For example, the echo command does not support pipe. So, the following command won’t print anything as you can see in the screenshot below.

$ date | echo

xargs command can help you to redirect the STDOUT of command1 (in this case date) to the STDIN of command2 (in this case echo) as you can see in the screenshot below.

$ date | xargs echo

Example 3: Changing Delimiter of xargs

Here, I’ve printed a string 123-456-7890 (a dummy phone number) using xargs. As you can see, the whole output is treated as a single argument and xargs runs the echo command only once.

$ echo -n 1234567890 | xargs echo

Here, I’ve changed the delimiter to using the -d option of xargs. As you can see, the output 123-456-7890 is now treated as 3 different arguments 123, 456, and 7890.

$ echo -n "123-456-789" | xargs -n 1 -decho

Example 4: Appending or Prepending xargs Arguments

You can append (add to the end of the argument) or prepend (add to the front of the argument) string to the argument passed to the command command2 using xargs. Before I show you how to do this, I will show you how to use the -I option of xargs.

The -I option of xargs allows you to define a symbol for the xargs argument that is passed to the command command2. It works just like a variable.

For example,

$ echo -n "123-456-789" | xargs -d-n 1 -I{} echo {}

Here, -I option defines {} as the symbol for the argument that xargs is currently working on. Once the symbol {} is defined, the symbol can be used to pass the argument to the command command2, which (the symbol {}) will be replaced by the value of the argument.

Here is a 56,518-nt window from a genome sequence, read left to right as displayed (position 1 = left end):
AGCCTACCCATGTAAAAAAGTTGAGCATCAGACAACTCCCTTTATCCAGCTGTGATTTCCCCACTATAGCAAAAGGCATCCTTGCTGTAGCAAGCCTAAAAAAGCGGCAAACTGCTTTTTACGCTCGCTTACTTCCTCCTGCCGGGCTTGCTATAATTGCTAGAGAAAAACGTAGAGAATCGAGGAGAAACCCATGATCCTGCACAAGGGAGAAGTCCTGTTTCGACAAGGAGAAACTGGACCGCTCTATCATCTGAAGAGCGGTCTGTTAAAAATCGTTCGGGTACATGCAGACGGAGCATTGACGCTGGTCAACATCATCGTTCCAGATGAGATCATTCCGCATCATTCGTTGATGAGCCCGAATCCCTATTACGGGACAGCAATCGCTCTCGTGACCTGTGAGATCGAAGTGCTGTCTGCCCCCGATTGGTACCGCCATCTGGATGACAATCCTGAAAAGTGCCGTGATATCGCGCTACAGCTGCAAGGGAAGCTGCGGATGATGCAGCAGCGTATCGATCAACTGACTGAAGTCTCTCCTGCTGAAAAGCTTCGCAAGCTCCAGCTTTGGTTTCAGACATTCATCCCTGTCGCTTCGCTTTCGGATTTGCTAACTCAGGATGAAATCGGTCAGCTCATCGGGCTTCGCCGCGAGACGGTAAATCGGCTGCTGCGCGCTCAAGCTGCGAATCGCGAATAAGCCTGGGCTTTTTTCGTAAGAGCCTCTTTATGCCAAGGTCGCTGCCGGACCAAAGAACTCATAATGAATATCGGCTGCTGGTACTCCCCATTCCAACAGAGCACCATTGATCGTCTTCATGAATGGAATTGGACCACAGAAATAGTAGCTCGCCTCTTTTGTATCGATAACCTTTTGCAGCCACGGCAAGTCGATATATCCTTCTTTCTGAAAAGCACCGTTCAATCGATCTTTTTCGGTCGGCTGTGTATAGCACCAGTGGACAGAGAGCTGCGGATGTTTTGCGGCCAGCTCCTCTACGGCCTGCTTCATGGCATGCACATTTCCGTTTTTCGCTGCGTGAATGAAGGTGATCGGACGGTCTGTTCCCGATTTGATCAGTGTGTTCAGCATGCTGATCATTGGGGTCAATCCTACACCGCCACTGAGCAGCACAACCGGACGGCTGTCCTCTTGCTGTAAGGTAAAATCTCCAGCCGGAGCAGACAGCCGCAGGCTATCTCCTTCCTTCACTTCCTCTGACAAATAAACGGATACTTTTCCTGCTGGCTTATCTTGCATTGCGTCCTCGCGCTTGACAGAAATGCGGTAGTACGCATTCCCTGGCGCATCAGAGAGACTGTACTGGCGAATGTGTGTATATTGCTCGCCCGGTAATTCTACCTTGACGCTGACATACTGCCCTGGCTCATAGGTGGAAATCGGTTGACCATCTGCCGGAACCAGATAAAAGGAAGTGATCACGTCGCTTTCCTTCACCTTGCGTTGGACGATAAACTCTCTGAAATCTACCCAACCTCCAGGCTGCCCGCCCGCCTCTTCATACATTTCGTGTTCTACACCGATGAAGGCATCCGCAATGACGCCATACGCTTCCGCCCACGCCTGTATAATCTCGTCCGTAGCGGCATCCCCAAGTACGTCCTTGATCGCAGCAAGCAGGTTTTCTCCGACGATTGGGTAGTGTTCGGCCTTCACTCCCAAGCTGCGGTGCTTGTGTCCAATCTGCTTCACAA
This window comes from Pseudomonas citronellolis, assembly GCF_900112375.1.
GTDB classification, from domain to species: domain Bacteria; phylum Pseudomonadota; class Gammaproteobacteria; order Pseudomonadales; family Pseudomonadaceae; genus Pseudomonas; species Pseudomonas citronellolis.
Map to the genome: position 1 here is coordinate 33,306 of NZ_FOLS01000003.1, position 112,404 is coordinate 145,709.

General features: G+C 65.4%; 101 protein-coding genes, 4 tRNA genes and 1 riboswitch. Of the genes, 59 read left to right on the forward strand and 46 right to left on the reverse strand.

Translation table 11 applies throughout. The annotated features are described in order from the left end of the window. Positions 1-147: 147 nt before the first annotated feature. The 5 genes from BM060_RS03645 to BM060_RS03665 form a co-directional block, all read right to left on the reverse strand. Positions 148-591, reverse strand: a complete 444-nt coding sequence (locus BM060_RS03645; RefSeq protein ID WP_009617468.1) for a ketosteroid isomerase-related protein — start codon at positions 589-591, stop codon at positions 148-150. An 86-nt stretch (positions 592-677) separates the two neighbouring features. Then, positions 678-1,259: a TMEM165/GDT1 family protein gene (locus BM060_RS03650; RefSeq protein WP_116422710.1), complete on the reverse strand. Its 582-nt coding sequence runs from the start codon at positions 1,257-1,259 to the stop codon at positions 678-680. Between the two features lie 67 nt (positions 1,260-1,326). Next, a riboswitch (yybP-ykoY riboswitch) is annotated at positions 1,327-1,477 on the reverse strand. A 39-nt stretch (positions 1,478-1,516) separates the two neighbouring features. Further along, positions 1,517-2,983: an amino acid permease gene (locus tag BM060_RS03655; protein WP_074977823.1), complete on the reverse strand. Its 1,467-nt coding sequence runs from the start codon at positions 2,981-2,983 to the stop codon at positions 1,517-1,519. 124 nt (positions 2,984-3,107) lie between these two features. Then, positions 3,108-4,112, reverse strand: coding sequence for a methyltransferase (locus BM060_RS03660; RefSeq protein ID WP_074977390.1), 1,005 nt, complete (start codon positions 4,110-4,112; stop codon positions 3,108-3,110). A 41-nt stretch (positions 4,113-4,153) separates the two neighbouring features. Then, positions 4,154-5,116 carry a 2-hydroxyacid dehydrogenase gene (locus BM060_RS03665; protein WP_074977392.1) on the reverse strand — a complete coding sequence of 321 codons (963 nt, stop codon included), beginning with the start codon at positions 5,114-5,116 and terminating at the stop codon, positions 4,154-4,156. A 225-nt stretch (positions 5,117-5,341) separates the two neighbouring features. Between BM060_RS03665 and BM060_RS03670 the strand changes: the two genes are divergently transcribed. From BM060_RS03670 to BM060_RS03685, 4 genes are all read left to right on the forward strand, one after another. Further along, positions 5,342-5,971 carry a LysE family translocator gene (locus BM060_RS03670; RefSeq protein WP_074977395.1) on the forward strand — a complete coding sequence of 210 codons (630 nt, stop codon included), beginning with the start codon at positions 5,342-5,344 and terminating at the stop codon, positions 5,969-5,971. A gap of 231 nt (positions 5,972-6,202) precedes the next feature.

Now, to append the string .txt (let’s say) to each argument, you can use xargs as follows:

$ echo -n "123-456-789" | xargs -d-n 1 -I{} echo {}.txt

The same way, you can prepend the string hello (let’s say) to each argument as follows:

$ echo -n "123-456-789" | xargs -d-n 1 -I{} echo "hello {}"

Example 5: Changing Extensions of Specific Files

This one is a little bit tricky. But I will explain how it works. Don’t worry.

Let’s say, you have some files in your current working directory with different file extensions. Now, you want to change them all to png extension.

You can change the file extension of all the files in your current working directory to png with xargs as follows:

$ ls | xargs -I{} bash -c ‘FILE={} && mv -v $FILE ${FILE%%.*}.png’

As you can see, all the file extension has changed to png.

Here, xargs starts a bash sub shell and runs the bash command

FILE={} && mv -v $FILE ${FILE%%.*}.png

First, FILE={} assigns the symbol {} value, which is the filename (the argument value of xargs) to the FILE shell variable.

Then, mv command is used to change the file extension.

The $FILE shell variable contains the original filename.

${FILE%%.*} removes the extension of the filename (including . character) and then .png string is appended to the stripped filename.

xargs can do a lot more complex stuffs. Keep trying out new things with xargs. The sky is your limit.

If you need any help on xargs, you can check the man page of xargs as follows:

$ man xargs

So, that’s how you use xargs on Linux. Thanks for reading this article.